Austin, Texas

Austin, Texas

Austin is one of the fastest-growing cities in the country and boasts a population nearing 1 million in 2020. Austin also has high wildfire risk which is increasing with a warming climate and ongoing development in wildfire-prone lands. Outside of California, more structures are destroyed by wildfires in Texas than any other state in the country.

To bolster ongoing efforts to address climate-related risks such as wildfire, Austin applied to the CPAW program in 2016. Austin Wildfire Mitigation Program Manager Justice Jones and Wildland-Urban Interface Coordinator Mark Baker collaborated with city departments and community partners to spearhead the project.

The CPAW team worked closely with the City of Austin staff and local partners to develop key recommendations to integrate wildfire mitigation into the city’s land use planning and regulatory processes.

What did Austin do?

Since 2016, Austin has addressed CPAW recommendations and scored a number of community achievements:

Recommendation 1: Improve the city staff’s and public’s understanding of wildfire risk in the wildland-urban interface (WUI).

Recommendation 2: Include wildfire considerations in Austin’s environmental and planning policies.

  • Formally included wildfire in public lands management plans and planning;
  • Added wildfire-related considerations to Austin’s comprehensive plan and hazard mitigation plan;
  • Added wildfire evacuation to Austin’s emergency operations plan;
  • Developed wildfire pre-fire plans for Austin’s fire operations companies.

Recommendation 3: Improve land use regulatory tools to reduce wildfire risk.

  • Adopted a wildland-urban interface (WUI) code;
  • Offered recommendations for revisions to Austin’s land development code;
  • A 2020 communitywide effort to address urban sprawl and historic inequities through zoning with a corresponding map has been delayed by litigation but is eventually expected to be completed. Austin Fire Department is following the process closely to make sure growth is directed to safe areas.

Recommendation 4: Improve wildfire-related coordination, capacity, and outreach.

  • Created a wildfire division with staff dedicated to wildfire preparation, prevention, and mitigation;
  • Developed a comprehensive wildfire strategic plan;
  • Trained fire operations staff in basic wildland firefighting;
  • Organized a local wildfire coalition;
  • Participated in local and regional planning teams;
  • Created a hub to report and share local-area wildfire mitigation efforts.

Lessons learned

Austin’s efforts culminated in adoption of a WUI code in Spring 2020 that requires wildfire mitigation measures for all new and proposed developments in high-hazard areas. For example, Class A roofs, home-hardening materials, defensible space, vent screens, and fencing within first 10 feet of structures must be built with ignition-resistant materials.

This major achievement required several years of educating city staff and the public, negotiating with the building industry and environmental community, meeting with stakeholders, and building trust.

Work continues in Austin to reduce wildfire risk. Asked to share lessons learned from the past four years, the Austin team offered several thoughts:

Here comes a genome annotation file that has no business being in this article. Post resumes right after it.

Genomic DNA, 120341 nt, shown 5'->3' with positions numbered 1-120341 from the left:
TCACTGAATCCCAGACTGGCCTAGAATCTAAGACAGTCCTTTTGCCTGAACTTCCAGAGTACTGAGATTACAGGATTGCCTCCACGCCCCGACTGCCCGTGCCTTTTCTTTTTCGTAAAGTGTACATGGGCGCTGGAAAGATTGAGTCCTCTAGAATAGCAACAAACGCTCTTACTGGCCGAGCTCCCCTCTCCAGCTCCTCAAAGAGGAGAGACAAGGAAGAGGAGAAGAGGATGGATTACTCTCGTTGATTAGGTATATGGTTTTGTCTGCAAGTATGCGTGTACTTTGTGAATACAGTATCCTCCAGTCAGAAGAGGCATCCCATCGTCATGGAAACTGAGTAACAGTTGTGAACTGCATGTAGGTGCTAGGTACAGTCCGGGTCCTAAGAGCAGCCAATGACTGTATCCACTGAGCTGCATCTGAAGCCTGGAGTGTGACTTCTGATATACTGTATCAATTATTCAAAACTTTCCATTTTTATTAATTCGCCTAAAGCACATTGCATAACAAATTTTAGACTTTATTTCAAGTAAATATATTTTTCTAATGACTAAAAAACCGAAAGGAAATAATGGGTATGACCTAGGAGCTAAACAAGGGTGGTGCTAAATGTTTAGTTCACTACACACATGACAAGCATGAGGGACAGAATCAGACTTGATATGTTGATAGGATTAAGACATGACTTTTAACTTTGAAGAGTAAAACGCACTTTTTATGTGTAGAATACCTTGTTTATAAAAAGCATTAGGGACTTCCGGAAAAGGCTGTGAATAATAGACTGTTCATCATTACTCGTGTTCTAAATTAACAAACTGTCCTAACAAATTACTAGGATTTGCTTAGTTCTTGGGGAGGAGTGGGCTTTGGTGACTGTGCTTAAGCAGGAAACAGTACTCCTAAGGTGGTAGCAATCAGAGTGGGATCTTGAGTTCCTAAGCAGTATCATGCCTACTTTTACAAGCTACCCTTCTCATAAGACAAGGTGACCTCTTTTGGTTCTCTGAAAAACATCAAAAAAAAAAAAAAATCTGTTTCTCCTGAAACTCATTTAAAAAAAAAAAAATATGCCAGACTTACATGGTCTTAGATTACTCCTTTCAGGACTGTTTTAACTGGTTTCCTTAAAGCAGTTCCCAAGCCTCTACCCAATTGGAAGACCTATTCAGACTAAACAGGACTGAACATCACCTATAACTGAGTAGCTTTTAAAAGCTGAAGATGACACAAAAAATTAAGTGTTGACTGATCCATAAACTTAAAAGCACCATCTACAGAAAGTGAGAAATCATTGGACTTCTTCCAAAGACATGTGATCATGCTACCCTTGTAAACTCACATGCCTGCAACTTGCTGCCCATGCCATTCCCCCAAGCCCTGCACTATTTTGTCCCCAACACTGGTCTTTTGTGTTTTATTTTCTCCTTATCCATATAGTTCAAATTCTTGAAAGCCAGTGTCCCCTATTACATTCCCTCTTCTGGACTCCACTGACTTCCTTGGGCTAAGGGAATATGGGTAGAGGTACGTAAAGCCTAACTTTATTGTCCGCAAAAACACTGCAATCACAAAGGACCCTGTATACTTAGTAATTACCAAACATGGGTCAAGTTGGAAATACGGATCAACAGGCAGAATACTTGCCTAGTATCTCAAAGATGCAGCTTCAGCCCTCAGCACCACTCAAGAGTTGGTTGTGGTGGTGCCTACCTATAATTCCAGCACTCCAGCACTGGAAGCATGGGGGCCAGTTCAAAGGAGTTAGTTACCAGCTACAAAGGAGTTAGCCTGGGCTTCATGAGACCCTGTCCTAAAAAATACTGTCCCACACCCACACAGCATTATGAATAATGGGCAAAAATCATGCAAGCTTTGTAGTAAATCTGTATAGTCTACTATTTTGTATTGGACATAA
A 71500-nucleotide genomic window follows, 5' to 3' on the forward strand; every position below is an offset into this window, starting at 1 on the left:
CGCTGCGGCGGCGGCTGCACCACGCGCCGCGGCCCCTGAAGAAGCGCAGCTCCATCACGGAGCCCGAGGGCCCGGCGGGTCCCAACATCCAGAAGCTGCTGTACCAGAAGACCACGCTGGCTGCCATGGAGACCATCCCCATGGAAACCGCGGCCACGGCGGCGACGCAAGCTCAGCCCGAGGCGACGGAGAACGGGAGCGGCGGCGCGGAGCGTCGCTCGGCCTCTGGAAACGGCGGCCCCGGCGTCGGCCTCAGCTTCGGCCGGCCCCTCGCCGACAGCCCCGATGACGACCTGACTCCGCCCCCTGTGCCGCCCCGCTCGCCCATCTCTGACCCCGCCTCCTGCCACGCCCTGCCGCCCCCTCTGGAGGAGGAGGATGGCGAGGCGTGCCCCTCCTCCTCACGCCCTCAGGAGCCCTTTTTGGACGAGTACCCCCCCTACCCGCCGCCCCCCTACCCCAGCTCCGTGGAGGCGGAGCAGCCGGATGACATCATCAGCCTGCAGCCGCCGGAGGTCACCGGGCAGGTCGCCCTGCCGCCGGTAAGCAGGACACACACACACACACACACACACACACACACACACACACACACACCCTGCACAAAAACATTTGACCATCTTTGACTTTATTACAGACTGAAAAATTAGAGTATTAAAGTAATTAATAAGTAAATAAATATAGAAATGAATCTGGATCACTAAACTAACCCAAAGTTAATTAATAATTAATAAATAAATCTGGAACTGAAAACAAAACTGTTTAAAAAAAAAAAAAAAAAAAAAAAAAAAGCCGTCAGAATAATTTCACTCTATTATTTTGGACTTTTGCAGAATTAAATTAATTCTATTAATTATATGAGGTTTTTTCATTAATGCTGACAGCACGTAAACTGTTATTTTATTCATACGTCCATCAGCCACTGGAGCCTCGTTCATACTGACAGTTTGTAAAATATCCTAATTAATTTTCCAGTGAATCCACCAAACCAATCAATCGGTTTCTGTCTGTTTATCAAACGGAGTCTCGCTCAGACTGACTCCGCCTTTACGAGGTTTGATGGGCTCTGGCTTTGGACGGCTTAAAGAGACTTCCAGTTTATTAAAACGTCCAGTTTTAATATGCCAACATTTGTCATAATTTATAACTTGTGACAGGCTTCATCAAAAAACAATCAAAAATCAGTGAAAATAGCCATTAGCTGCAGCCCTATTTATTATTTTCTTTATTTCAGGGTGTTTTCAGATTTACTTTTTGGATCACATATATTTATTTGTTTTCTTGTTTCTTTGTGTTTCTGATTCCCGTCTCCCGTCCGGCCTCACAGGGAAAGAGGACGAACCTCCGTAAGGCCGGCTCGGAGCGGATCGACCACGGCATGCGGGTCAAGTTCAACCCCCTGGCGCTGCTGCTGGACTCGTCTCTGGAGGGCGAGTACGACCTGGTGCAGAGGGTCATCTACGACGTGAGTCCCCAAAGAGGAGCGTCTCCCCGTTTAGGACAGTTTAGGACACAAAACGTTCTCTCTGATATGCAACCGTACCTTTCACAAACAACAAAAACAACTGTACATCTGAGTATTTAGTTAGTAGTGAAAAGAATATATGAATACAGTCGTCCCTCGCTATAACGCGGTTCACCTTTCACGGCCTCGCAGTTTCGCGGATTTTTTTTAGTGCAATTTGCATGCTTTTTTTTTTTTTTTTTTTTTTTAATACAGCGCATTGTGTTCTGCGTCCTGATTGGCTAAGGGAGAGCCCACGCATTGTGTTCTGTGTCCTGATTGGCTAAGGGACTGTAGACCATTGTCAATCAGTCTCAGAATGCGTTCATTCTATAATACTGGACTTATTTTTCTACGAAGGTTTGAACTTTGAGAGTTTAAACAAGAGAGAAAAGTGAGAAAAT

• It’s all about people and building trust. And it takes time. The Austin team spent countless hours meeting with the stakeholders, city staff, and the public. They brought in respected third-party speakers and experts to address people’s questions. They developed clear, science-based risk maps that people agreed upon. They listened carefully and responded to real concerns – for example, the builders were more concerned about building delays caused by requiring fire-safe materials than they were about the cost.
  • Build on existing partnerships. For example, Austin worked with their city arborist to ensure defensible space standards and the potential removal of vegetation did not conflict with other regulations and standards. 
  • Start with voluntary measures. To encourage consideration of using ignition-resistant  building materials, the Austin team focused on Green Builders using voluntary compliance, later expanding to all builders. Voluntary compliance provided on-the-ground examples of how a broader program might work.
  • Identify local champions and build coalitions. A grassroots alliance of community members can be pivotal in encouraging city councils and elected officials. Sometimes just two or three people speaking up can persuade officials to adopt or reject initiatives.
  • Establish a point of contact. In communications internally and externally, it was critical to have a single point of contact – a trusted person with street credibility who could speak with multiple stakeholders, answer questions, and be held accountable.

Finally, Austin invested serious time and money to develop and adopt a WUI code and related program. A WUI Coordinator was appointed and will continue to be funded. Costs will be partially offset by fees from a new permit-review program. Funding is channeled through the city’s prevention program rather than the wildfire department.

Austin’s hard work has yielded a safer and more equitable city for all its residents.

Snapshot

  • 2016 CPAW Community
  • Population (2014): 912,791
  • Growth Rate (2000-2015): 31.6%
  • Fuel Type: Dry-climate grass, juniper shrub, juniper woodland, mixed juniper hardwood
“The CPAW report is comprehensive, concise and action oriented. We will definitely leverage this great tool for addressing our wildfire resiliency through planning.” Justice Jones

Wildfire Program Manager, Austin Fire Department